GlaxoSmithKline/Amgen: Split indications are a potentially messy reality for biologics with potential wide-ranging utility. Amgen knows that all too well given the fracas that ensued over Epogen. But the company seems willing to tread in those churning waters--as long as the partner is Glaxo. In in its second indication-specific deal with the Big Pharma in less than a year (Prolia for PMO was the first), Amgen this week announced a co-promote agreement with GSK's derm division, Stiefel, around its flagship tumor necrosis factor drug Enbrel. The agreement--a defensive move on the part of Amgen designed to help the company maintain its leadership position despite an increasingly competitive and crowded field--has Glaxo's sales reps promoting the drug to U.S. dermatologists. Terms of the deal weren't disclosed. Importantly, the marketing relationship extends only to dermatologists and has no impact on Amgen's existing promotional agreements with Pfizer, which co-markets the TNF-alpha inhibitor with the biotech in the US and has sole marketing rights to the drug in other parts of the world. In the psoriasis market, Enbrel is now the elder statesman, facing stiff competition from other anti-TNFs such as Abbott's Humira as well as more novel agents, including J&J's recently launched Stelara, a first-in-class interleukin-12 and 23 blocker. It's not clear whether the move will be enough to bolster Enbrel's long-term market share, however. While Enbrel remains "the first-choice biologic" for now, Decision Resources analyst Irene Koulinska told "The Pink Sheet" DAILY that she "expect[s] Humira to continue to steal patient share.--Jessica Merrill
Bristol-Myers Squibb/Eli Lilly: Who says earnings calls can't be a source of deal news? (A pox on such cynicism.) In their same day earnings calls on Jan. 28, Bristol and Lilly revealed they'd reached a détente regarding ownership rights to necitumumab, a fully humanized version of the epithelial growth factor blocker Erbitux that has shown encouraging results in Phase II studies in lung and colorectal cancer. Specific details of the co-development/co-promotion agreement weren’t disclosed on the call, “The Pink Sheet” DAILY reports BMS will pay 55% of the costs associated with U.S. clinical studies and 27.5% of the price tag for global trials. Assuming necitumumab actually makes it to the market, BMS will book sales of the drug in the U.S. and Canada and keep 55% of the profits, with marketing costs split evenly between the two firms. In Japan, the two pharmas will split commercialization costs and profits equally as well. Necitumumab became a bone of contention back in 2008 when Lilly won bragging rights as the ultimate acquirer of ImClone Systems for $6.5 billion. Just how important will necitumumab be to Bristol, which is aiming to be a major oncology power house? Bristol didn't offer any guidance on the earnings call, but at least one analyst is predicting peak annual sales of $300 million by 2015. That's hardly a blockbuster.--JH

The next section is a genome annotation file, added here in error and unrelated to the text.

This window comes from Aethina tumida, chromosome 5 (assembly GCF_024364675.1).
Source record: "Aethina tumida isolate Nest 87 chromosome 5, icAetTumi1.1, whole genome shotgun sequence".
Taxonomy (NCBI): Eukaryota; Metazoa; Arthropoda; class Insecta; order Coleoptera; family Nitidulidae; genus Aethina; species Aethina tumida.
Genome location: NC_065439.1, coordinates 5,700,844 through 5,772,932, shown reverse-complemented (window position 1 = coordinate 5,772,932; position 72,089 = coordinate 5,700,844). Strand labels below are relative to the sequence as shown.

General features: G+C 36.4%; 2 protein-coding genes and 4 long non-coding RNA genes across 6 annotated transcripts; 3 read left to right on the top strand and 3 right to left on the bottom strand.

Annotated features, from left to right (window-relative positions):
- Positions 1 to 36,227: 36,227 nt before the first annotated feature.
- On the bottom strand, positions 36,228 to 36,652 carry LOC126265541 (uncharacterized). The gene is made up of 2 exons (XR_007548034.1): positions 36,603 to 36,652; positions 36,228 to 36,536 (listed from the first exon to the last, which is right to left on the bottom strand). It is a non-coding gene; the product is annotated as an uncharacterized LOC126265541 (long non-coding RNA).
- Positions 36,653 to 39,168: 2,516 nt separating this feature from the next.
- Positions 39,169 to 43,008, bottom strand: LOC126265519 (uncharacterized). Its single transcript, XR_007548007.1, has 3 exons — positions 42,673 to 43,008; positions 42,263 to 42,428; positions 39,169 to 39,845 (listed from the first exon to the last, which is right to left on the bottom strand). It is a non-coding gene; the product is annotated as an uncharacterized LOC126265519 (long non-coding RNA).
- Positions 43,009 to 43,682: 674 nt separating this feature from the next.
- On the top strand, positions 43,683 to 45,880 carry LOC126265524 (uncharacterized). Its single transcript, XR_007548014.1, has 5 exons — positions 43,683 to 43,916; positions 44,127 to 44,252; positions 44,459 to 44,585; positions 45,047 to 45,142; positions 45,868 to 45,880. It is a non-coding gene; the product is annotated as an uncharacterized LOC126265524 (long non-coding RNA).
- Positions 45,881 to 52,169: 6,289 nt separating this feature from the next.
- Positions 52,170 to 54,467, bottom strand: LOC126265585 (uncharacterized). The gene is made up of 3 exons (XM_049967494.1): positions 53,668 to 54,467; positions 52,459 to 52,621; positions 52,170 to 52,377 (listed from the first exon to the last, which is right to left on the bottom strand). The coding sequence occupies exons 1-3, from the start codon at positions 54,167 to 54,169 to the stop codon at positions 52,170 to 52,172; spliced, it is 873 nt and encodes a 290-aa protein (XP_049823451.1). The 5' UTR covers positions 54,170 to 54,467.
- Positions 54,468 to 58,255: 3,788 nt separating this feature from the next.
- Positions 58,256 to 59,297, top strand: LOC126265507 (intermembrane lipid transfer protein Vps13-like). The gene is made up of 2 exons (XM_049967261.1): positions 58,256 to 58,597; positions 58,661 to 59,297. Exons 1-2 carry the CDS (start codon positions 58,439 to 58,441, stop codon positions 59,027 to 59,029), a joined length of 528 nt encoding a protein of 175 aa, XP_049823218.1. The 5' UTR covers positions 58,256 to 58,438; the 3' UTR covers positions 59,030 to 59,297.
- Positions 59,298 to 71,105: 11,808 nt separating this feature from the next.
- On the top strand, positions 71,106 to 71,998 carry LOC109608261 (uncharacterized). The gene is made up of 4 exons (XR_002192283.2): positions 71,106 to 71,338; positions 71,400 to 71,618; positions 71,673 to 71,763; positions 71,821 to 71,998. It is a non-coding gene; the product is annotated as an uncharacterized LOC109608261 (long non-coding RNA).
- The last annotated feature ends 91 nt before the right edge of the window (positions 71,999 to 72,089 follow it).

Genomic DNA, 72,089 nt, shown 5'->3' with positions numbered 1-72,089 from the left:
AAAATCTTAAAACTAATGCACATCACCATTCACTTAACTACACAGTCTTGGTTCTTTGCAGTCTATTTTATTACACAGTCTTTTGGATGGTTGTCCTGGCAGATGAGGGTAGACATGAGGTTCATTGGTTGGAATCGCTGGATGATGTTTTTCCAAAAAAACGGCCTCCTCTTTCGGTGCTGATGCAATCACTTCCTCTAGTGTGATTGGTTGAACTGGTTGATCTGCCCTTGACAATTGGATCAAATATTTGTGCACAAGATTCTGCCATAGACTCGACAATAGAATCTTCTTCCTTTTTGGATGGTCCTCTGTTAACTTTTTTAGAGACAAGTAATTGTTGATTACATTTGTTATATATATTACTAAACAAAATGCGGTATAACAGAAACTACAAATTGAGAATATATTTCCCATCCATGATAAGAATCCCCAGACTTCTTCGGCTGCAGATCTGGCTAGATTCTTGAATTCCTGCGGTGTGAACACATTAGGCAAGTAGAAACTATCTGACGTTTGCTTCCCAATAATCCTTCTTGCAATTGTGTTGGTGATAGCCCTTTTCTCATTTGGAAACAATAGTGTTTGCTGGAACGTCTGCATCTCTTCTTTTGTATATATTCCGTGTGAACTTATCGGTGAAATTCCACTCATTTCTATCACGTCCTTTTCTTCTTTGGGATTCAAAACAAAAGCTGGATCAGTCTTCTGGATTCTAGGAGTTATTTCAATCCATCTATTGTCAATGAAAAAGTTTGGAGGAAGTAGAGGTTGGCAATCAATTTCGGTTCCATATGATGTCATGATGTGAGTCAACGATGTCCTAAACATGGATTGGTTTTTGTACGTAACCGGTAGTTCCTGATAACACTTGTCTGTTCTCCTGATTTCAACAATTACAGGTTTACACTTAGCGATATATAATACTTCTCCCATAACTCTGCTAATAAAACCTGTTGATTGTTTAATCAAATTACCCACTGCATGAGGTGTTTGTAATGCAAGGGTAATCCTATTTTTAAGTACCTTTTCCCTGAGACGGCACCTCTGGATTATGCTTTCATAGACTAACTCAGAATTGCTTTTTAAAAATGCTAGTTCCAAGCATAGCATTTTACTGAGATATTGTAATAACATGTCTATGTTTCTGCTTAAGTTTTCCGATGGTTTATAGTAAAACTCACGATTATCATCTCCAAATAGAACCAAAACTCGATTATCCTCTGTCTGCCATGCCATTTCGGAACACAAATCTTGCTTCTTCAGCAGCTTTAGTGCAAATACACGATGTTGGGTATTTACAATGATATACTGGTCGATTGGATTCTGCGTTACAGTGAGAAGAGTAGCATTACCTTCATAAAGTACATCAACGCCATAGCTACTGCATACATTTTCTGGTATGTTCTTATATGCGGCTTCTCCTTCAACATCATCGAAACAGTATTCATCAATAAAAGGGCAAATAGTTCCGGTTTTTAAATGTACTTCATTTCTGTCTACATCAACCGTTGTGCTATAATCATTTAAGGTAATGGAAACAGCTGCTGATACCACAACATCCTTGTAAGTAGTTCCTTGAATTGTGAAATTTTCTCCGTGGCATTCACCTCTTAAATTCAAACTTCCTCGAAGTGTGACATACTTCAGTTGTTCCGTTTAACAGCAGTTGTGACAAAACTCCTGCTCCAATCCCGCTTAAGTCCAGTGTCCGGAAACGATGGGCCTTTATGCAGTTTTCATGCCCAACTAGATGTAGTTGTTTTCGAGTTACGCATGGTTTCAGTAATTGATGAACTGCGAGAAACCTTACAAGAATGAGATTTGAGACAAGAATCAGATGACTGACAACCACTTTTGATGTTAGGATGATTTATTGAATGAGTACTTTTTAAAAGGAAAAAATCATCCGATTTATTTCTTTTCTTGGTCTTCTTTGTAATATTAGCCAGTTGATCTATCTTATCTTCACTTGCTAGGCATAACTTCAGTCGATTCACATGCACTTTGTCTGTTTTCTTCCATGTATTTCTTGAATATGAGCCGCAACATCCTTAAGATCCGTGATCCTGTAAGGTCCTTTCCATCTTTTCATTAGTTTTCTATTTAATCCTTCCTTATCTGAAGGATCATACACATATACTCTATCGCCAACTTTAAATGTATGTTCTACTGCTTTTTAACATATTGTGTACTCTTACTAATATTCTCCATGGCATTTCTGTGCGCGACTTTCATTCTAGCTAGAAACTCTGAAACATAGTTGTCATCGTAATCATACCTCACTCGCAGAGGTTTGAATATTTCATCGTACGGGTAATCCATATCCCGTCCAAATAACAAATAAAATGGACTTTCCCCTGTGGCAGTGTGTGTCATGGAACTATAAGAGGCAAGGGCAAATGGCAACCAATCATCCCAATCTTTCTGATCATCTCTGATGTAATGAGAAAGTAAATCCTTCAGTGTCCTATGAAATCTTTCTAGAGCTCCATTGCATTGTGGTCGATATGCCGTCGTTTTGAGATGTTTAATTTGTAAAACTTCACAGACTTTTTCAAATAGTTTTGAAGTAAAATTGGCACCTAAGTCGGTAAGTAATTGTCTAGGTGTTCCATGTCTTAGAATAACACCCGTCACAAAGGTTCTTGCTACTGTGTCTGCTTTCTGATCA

Sanofi-Aventis/Minsheng Pharmaceutical: Sanofi likey consumer health and emerging markets. And boy, when you can use those two phrases in the same sentence, it’s guaranteed to be a deal. On Jan. 29, the French pharma announced an agreement with Minsheng Pharmaceutical to create a new consumer health care joint venture in China focused on vitamins and mineral supplements. Financial terms of the deal, which has apparently been in the offing since Oct. 2009, weren’t disclosed but Sanofi will own a majority share in the J/V. Minsheng currently produces the most popular supplements in China, including the 21-Super Vita multivitamin-mineral tablets. But the Hangzhou-based firm is struggling to maintain its preeminent sales position, facing growing competition from foreign supplement brands, especially Amway’s Nutrilite and Pfizer/Wyeth’s Centrum. Sanofi’s rationale for the deal is pretty easy to understand: access to one of the fastest growing OTC markets in the world. Analysts estimate the Chinese OTC market, which is dominated by vitamin and mineral products, generated just over $10 billion in 2008. In addition, it is forecast to grow by double-digit percentages over the next 5 years. (That’s a whole lot of gingko biloba.) Moreover, Sanofi has clearly shown its commitment to the consumer sector as a way to diversify away from the development risks associated with its branded pharmaceuticals and the potential vagaries of health care reform. In December the company spent $1.8 billion to buy the OTC and personal care product specialist Chattem to gain a coveted toe-hold in the U.S. consumer space. Beyond Chattem, the company has also in recent months scooped up Medley Pharmaceuticals, Symbion CP Holdings, Laboratoire Oneobiol, Kernpharma, and Laboratorios Gramon in attempt to double its consumer product offerings via bolt-on acquisitions.—Ellen Licking